Wednesday, January 31, 2007

The drugs don’t work

I’ve been thinking a lot about drugs lately, in large part because other people have been thinking about them. Within the span of a week, I learned that Frank has never done them, that Tornwordo has tried them but didn’t like them, and that spiders weave really fucked up webs when they’re on them.

I also learned that scientists, having unveiled the role of the insula in translating drug-induced sensations into pleasure, are practically tripping over themselves trying to find ways to deactivate this part of the brain, possibly through magnetic stimulation or, alternatively, by pharmaceutical means. Just turn off the pleasure switch and the drugs disappear.

Somewhere in the midst of all this reading, it began to occur to me that the drug experiences I have had in my life may not be as common as I think they are, and that this would explain a whole hell of a lot. But that’s a story for another day.

For now, I want to talk about this extraordinary column by Heather Mallick, which is ostensibly about the Robert Pickton trial but is really about drugs. Mallick begins with a bold statement about the occupation of the murdered women: that prostitution is a side-effect of drug addiction. From there, she discusses middle-class alcoholism, the novels of Edward St. Aubyn, and the parallels between addicts and refugees, before concluding with these remarks:


To think that women died because they didn't have the drug their body and soul demanded, and they were unfortunate enough that the drug wasn't liquor, which they could buy at the corner store.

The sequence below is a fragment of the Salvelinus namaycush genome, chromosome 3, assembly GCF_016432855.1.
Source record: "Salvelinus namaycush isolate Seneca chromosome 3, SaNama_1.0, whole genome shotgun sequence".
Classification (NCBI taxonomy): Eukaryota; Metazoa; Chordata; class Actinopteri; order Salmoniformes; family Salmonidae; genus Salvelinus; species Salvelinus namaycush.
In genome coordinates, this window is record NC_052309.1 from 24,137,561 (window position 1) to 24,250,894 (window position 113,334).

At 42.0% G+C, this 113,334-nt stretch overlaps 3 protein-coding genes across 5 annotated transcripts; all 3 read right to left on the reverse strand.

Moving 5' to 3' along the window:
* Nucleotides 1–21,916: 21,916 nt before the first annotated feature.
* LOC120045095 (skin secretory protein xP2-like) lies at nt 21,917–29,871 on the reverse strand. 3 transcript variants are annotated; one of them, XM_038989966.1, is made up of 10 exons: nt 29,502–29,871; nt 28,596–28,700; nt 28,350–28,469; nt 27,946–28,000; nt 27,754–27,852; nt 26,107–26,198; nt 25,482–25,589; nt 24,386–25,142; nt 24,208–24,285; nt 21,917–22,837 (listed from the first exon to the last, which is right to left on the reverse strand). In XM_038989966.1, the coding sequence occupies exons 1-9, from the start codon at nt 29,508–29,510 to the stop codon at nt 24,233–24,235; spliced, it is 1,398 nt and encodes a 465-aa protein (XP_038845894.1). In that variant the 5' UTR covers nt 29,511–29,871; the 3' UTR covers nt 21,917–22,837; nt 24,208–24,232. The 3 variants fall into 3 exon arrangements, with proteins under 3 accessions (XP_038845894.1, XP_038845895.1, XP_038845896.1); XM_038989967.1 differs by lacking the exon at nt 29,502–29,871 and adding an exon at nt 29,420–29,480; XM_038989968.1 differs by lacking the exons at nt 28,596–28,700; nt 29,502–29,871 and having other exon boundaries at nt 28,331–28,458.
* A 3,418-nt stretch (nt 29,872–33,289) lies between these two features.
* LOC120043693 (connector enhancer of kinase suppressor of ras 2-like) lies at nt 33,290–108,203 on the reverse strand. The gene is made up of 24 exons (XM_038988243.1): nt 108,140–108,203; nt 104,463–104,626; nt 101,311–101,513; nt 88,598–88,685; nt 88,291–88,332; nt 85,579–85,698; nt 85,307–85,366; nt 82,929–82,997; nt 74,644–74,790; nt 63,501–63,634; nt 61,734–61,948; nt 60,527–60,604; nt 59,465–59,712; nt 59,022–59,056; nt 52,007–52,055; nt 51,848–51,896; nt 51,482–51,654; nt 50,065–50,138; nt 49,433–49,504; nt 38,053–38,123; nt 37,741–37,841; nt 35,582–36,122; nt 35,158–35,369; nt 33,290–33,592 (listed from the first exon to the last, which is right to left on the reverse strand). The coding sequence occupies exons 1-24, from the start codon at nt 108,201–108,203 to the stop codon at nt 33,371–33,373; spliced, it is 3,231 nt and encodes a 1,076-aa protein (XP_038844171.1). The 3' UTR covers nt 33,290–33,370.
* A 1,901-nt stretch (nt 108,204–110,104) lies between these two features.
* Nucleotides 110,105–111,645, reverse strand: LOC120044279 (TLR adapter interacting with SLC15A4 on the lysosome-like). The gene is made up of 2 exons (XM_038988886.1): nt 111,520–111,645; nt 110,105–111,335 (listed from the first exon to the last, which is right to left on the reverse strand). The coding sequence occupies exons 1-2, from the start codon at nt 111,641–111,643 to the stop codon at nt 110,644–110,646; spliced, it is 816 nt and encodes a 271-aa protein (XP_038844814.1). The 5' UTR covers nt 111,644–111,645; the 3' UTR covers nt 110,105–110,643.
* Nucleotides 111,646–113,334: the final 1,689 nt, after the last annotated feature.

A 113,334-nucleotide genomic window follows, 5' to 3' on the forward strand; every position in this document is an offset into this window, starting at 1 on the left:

Why the hell aren't we making all drugs available to all adults? Yes, we'd have another mess on our hands, but it would be a better mess than women's heads sliced in half and left in buckets. It would instantly drain the power of violent criminals. Yes, prostitutes need protection. But perhaps we could make it unnecessary for them to climb into a car and ride into the fetid, bloody pit of death that we will peer into during this trial.

All this for a little heroin, a little cocaine, a willingness to admit that people's bodies and brains need what they need. All these things these women, The Desperates, didn't get from us because they were lumped into an undesirable group of people who need something so desperately they would go anywhere to get it.

Yes, I'd say that's about right. Wouldn't you?

3 comments:

tornwordo said...

I can't watch that news coverage. It's too much to bear.

wade said...

I'm for the equalization of drugs. That is, we should treat them the same as alcohol. This is not decriminalization, necessarily, as I would personally like to see alcohol criminalized to be equal with drugs. (Football, hockey and other team sports could also be criminalized.) Of course that is silly, and would lead to even more crime as people scramble for their fix. Still, I'd love to go into bars without alcohol. And yet, the cigarette ban hasn't increased my visits to bars as of yet.

Frank said...

I agree with wade, kinda. I feel drugs should be legalized. You'll likely have fewer addicts and it would diminish the crime associated with the buying and selling of it. Problems won't go away unless the drugs cease to exist altogether. If it is accepted on the same level as alcohol, it could be on the same level as alcohol with all of it's problems. But this is just my conjecture without much research.